Dear WSU Family,
Welcome to the Fall 2022 semester. I hope you were able to take some time over the summer to refresh and re‑energize in advance of the start of another academic year. For the first time since 2019, we are starting fall classes without any restrictions on our campuses. It’s an exciting return to normalcy, and the beginning of a new chapter for WSU.
We are thrilled to be joined by new faculty and staff colleagues across all six campuses, four research and extension centers, and county-wide extension offices. I look forward to meeting you as I travel across Washington advocating for the future of WSU with friends, alumni, corporate partners, and policymakers as part of my expanded role as system president.
Over the summer, we have continued to transform our external and internal organization structures to further the OneWSU initiative. In July, we established the Office of the WSU System President in downtown Pullman — and we would welcome anyone traveling through to come in, say hello, and take a tour of the offices. At the end of this week, we will also inaugurate the first Pullman chancellor in WSU history.
This message marks our first system‑wide communication from the newly formed Office of the WSU System President. Every other month, six times per year, you can expect an email from me featuring key highlights from each of our campus locations. Chancellors will also have their campus-specific communications on issues that pertain to their campuses, but we are excited to have a platform to showcase how each campus contributes to the identity of our singular WSU system.
Please feel free to reach out to me at any time to discuss your own highlights, concerns, or ways in which WSU can better fulfill our mission as Washington’s land‑grant university.
KIRK H. SCHULZ
President, WSU System
WSU Pullman is set to welcome its first Chancellor on August 18. As part of the OneWSU transition, WSU Pullman is developing a leadership structure that is separate from, and in support of, the WSU system. Dr. Elizabeth S. Chilton, provost and executive vice president, assumed the chancellor role in addition to her duties as the University’s chief academic officer. The celebration is part of WSU Pullman’s Week of Welcome, a series of events designed to kick off the new academic year.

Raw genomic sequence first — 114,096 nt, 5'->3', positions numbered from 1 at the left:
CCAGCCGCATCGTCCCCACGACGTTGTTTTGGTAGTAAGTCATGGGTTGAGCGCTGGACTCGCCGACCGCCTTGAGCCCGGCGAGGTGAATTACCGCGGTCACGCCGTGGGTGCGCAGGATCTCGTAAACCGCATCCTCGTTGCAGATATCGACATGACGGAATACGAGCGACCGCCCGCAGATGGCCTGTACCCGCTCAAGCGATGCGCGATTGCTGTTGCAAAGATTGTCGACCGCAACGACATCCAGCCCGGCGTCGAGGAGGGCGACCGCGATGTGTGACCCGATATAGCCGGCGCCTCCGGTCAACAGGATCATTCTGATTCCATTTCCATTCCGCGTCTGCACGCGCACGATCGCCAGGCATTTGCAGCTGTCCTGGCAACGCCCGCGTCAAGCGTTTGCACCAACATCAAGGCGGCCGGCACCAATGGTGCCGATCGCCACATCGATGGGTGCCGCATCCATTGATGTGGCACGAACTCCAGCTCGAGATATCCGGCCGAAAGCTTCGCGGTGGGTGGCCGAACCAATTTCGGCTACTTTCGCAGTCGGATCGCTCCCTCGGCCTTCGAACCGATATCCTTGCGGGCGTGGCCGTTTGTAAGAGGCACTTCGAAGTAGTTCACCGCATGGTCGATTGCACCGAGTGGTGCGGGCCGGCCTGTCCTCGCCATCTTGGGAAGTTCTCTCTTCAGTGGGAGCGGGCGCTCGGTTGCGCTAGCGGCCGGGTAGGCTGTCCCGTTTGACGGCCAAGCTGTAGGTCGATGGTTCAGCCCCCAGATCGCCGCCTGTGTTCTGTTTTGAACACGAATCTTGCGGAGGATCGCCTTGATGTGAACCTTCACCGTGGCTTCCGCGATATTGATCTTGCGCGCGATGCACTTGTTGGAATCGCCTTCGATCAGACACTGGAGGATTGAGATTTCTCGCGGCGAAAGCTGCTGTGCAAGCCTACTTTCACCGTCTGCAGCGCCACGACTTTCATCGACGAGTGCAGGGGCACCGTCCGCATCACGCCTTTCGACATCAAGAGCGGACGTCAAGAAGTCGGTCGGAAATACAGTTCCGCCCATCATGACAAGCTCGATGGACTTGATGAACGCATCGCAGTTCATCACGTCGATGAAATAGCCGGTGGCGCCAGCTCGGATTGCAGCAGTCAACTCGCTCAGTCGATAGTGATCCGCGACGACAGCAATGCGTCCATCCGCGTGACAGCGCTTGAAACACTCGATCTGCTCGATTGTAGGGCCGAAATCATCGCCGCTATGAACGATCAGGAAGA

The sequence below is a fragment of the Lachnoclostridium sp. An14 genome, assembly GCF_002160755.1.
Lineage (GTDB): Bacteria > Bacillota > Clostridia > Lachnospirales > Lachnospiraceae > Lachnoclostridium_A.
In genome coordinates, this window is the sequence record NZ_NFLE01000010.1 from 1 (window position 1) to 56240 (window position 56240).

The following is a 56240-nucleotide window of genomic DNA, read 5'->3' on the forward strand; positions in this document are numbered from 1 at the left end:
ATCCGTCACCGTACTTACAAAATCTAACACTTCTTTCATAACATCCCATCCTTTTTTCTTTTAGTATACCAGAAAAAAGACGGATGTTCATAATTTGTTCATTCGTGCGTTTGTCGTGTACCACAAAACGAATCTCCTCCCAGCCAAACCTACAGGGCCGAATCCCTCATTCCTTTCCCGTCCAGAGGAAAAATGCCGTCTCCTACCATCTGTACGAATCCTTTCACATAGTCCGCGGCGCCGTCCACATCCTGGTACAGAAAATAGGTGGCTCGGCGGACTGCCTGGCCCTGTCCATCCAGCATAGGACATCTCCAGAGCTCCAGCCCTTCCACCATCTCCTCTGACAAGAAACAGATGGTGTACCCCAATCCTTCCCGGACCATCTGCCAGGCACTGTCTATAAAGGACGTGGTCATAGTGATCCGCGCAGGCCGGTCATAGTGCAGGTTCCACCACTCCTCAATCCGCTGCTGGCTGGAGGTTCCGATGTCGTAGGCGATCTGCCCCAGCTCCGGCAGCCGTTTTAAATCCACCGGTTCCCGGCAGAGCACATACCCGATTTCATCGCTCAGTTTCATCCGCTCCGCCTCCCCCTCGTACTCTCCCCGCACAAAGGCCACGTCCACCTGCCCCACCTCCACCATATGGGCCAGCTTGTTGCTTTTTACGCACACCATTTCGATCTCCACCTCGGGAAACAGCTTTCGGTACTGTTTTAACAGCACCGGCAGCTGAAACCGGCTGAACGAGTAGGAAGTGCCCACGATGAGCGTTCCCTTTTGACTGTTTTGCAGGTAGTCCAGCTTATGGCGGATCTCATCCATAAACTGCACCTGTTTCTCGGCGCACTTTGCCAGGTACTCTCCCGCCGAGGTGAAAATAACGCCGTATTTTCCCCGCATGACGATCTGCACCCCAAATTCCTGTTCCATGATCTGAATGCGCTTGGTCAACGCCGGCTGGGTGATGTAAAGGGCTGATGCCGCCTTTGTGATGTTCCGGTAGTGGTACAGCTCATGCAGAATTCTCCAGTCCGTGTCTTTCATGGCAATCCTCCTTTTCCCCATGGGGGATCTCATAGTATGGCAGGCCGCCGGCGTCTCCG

During the early stages of the COVID‑19 pandemic, Washington State University pharmacy students were able to help test for the virus thanks in part to legislation they helped pass in 2019. A recent study reveals that the law expanded service-learning opportunities for students and preceptors across health professions, and improved student confidence in their ability to conduct COVID‑19 testing. The legislation has the potential to offer additional learning opportunities and enhance access to care for communities across the state.
WSU Tri‑Cities was named a winner in Phase One of the Inclusive Energy Innovation Prize by the U.S. Department of Energy. This first-of-its-kind competition aims to further climate and environmental justice during the transition to a net-zero-carbon economy by directly funding disadvantaged communities. As one of 18 winners, WSU Tri‑Cities was awarded $200,000 to implement its Empowering the Future Energy Workforce plan.
WSU Vancouver’s rare corpse flower and unofficial mascot, Titan VanCoug, is expected to bloom sometime before the end of August. The last time Titan VanCoug bloomed in 2019, thousands of fans and curious noses flocked to get a whiff of its infamous odor. Measuring a measly 2.5 inches on July 13, the flower is more than 5 feet tall as of August 10 and growing about four inches a day. When the flower’s growth slows to about two inches a day, its bloom will be imminent.
Dr. Joseph Gladstone, Assistant Professor of Management in the Department of Management, Information Systems and Entrepreneurship (MISE) recently collaborated with colleagues from the University of Washington and Gonzaga University to offer recommendations on how business programs can attract more Native American students. Their article, published in The Association to Advance Collegiate Schools of Business (AACSB), provides insight into the necessity of culturally relevant business education in higher education today.
This year, WSU Global recognized 15 graduating seniors for their outstanding dedication to academic excellence and service to the university or their communities. These students hail from all around the country and the world, representing a diverse cross-section of the global community of online Cougs. This month, they are highlighting three of their outstanding seniors and sharing their unique and vibrant Global Campus student journeys.